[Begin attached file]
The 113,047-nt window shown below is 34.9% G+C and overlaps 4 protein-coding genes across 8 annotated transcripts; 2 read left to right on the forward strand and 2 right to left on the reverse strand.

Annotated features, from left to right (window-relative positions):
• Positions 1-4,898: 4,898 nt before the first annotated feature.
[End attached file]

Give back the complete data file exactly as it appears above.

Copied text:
The 113,047-nt window shown below is 34.9% G+C and overlaps 4 protein-coding genes across 8 annotated transcripts; 2 read left to right on the forward strand and 2 right to left on the reverse strand.

Annotated features, from left to right (window-relative positions):
• Positions 1-4,898: 4,898 nt before the first annotated feature.